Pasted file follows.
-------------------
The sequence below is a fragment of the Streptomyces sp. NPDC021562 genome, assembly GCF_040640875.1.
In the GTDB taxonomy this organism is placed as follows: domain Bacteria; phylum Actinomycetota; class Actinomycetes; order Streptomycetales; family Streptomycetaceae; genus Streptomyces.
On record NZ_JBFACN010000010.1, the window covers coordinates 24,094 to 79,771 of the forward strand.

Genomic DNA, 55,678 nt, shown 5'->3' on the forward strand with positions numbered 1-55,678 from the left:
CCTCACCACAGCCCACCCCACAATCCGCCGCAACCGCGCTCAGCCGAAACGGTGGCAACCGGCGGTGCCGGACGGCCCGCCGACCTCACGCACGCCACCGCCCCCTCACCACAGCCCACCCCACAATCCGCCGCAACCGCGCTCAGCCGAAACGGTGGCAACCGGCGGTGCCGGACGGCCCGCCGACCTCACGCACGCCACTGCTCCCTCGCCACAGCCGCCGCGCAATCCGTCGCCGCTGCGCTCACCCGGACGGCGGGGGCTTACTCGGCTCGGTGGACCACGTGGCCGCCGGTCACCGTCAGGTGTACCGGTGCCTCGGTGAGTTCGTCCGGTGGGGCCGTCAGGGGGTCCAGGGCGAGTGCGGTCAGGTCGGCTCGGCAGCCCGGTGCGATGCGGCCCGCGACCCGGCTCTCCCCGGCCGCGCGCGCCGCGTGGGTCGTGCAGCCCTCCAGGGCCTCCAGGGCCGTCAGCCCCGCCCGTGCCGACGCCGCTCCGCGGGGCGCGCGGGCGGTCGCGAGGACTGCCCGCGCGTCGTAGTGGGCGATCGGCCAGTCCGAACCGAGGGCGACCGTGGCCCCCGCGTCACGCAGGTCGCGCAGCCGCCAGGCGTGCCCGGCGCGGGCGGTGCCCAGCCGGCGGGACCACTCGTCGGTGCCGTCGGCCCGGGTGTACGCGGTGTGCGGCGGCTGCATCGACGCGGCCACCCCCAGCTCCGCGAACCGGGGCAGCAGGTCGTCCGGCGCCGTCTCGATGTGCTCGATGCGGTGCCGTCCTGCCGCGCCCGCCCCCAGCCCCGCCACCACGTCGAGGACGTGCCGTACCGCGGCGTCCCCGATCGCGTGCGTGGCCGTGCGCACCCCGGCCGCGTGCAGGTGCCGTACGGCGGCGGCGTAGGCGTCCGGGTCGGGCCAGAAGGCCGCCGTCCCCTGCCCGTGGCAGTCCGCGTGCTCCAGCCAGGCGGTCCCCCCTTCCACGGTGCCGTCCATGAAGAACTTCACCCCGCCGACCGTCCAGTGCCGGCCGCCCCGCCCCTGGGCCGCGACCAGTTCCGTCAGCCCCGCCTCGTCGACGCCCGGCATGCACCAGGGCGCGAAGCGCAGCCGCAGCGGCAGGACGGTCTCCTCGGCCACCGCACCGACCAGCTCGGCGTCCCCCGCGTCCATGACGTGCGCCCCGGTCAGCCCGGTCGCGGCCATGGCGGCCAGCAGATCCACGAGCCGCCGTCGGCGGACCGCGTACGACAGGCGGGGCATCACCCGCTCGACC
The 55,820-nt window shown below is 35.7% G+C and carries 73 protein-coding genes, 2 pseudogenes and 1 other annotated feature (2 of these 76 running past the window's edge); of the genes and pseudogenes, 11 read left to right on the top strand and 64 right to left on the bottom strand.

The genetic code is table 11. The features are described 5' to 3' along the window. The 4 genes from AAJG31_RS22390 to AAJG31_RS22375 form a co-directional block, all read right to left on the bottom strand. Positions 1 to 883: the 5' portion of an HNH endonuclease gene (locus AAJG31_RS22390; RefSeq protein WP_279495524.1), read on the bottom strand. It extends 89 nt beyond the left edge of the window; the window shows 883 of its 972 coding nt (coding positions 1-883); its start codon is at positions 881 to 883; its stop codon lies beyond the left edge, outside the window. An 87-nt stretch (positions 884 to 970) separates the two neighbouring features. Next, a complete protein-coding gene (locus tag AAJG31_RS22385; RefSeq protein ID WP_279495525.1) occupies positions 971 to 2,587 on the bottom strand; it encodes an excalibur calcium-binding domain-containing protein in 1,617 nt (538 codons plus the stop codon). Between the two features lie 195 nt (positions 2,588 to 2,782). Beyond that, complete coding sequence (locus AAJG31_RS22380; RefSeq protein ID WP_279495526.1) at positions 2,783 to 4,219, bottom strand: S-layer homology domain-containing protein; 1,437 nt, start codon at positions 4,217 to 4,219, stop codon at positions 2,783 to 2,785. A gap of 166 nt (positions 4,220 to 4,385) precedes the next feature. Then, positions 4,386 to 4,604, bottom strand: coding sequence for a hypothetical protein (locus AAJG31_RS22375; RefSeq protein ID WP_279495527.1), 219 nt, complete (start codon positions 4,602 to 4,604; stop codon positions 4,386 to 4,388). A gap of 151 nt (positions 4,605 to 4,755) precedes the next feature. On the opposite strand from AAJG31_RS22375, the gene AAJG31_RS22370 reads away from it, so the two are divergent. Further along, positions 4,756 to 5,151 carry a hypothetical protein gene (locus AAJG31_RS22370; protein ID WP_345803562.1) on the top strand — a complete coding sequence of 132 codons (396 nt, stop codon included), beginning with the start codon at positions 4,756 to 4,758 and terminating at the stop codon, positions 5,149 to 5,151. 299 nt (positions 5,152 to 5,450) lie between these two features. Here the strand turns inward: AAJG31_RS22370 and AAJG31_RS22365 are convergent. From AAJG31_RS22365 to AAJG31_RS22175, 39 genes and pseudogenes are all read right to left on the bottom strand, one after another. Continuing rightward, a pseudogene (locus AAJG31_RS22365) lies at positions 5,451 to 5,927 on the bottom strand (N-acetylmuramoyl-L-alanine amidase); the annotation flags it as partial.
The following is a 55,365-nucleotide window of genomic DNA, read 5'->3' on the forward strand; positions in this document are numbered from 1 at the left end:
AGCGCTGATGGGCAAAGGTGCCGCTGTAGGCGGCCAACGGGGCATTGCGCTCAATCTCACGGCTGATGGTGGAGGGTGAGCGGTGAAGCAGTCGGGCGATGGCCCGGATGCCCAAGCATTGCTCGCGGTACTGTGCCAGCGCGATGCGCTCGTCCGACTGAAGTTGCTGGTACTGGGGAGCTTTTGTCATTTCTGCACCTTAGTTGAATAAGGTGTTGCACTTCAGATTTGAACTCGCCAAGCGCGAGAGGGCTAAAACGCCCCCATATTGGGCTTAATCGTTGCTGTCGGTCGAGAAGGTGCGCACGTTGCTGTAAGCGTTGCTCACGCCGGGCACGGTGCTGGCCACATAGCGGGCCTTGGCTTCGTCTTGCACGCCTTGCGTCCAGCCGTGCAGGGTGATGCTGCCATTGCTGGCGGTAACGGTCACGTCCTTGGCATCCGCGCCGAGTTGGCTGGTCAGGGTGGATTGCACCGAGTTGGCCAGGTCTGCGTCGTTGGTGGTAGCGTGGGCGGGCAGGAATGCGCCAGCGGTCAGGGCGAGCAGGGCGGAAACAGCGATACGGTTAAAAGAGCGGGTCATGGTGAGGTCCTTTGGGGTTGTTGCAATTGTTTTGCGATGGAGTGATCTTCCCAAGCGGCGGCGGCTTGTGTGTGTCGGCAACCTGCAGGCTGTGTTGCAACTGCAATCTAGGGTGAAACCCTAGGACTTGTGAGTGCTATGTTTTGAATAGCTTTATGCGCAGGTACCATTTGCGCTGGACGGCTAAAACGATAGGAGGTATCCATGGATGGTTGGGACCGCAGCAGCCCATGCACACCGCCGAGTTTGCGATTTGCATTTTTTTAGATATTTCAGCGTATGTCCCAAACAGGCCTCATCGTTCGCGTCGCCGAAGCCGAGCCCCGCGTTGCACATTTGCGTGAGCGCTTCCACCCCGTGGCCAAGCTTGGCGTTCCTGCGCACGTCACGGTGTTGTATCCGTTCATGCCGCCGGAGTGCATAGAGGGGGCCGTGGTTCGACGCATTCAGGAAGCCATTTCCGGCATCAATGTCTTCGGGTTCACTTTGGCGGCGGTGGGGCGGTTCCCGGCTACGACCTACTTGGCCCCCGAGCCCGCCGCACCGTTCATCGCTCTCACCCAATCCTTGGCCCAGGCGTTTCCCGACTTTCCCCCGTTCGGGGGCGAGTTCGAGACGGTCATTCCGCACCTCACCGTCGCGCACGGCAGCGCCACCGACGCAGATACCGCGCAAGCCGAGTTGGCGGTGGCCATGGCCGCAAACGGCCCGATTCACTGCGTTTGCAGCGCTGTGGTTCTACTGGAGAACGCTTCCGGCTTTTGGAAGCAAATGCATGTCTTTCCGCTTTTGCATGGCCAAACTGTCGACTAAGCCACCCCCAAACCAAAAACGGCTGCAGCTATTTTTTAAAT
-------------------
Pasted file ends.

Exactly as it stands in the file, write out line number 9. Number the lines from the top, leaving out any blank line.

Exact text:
AGCGCTGATGGGCAAAGGTGCCGCTGTAGGCGGCCAACGGGGCATTGCGCTCAATCTCACGGCTGATGGTGGAGGGTGAGCGGTGAAGCAGTCGGGCGATGGCCCGGATGCCCAAGCATTGCTCGCGGTACTGTGCCAGCGCGATGCGCTCGTCCGACTGAAGTTGCTGGTACTGGGGAGCTTTTGTCATTTCTGCACCTTAGTTGAATAAGGTGTTGCACTTCAGATTTGAACTCGCCAAGCGCGAGAGGGCTAAAACGCCCCCATATTGGGCTTAATCGTTGCTGTCGGTCGAGAAGGTGCGCACGTTGCTGTAAGCGTTGCTCACGCCGGGCACGGTGCTGGCCACATAGCGGGCCTTGGCTTCGTCTTGCACGCCTTGCGTCCAGCCGTGCAGGGTGATGCTGCCATTGCTGGCGGTAACGGTCACGTCCTTGGCATCCGCGCCGAGTTGGCTGGTCAGGGTGGATTGCACCGAGTTGGCCAGGTCTGCGTCGTTGGTGGTAGCGTGGGCGGGCAGGAATGCGCCAGCGGTCAGGGCGAGCAGGGCGGAAACAGCGATACGGTTAAAAGAGCGGGTCATGGTGAGGTCCTTTGGGGTTGTTGCAATTGTTTTGCGATGGAGTGATCTTCCCAAGCGGCGGCGGCTTGTGTGTGTCGGCAACCTGCAGGCTGTGTTGCAACTGCAATCTAGGGTGAAACCCTAGGACTTGTGAGTGCTATGTTTTGAATAGCTTTATGCGCAGGTACCATTTGCGCTGGACGGCTAAAACGATAGGAGGTATCCATGGATGGTTGGGACCGCAGCAGCCCATGCACACCGCCGAGTTTGCGATTTGCATTTTTTTAGATATTTCAGCGTATGTCCCAAACAGGCCTCATCGTTCGCGTCGCCGAAGCCGAGCCCCGCGTTGCACATTTGCGTGAGCGCTTCCACCCCGTGGCCAAGCTTGGCGTTCCTGCGCACGTCACGGTGTTGTATCCGTTCATGCCGCCGGAGTGCATAGAGGGGGCCGTGGTTCGACGCATTCAGGAAGCCATTTCCGGCATCAATGTCTTCGGGTTCACTTTGGCGGCGGTGGGGCGGTTCCCGGCTACGACCTACTTGGCCCCCGAGCCCGCCGCACCGTTCATCGCTCTCACCCAATCCTTGGCCCAGGCGTTTCCCGACTTTCCCCCGTTCGGGGGCGAGTTCGAGACGGTCATTCCGCACCTCACCGTCGCGCACGGCAGCGCCACCGACGCAGATACCGCGCAAGCCGAGTTGGCGGTGGCCATGGCCGCAAACGGCCCGATTCACTGCGTTTGCAGCGCTGTGGTTCTACTGGAGAACGCTTCCGGCTTTTGGAAGCAAATGCATGTCTTTCCGCTTTTGCATGGCCAAACTGTCGACTAAGCCACCCCCAAACCAAAAACGGCTGCAGCTATTTTTTAAAT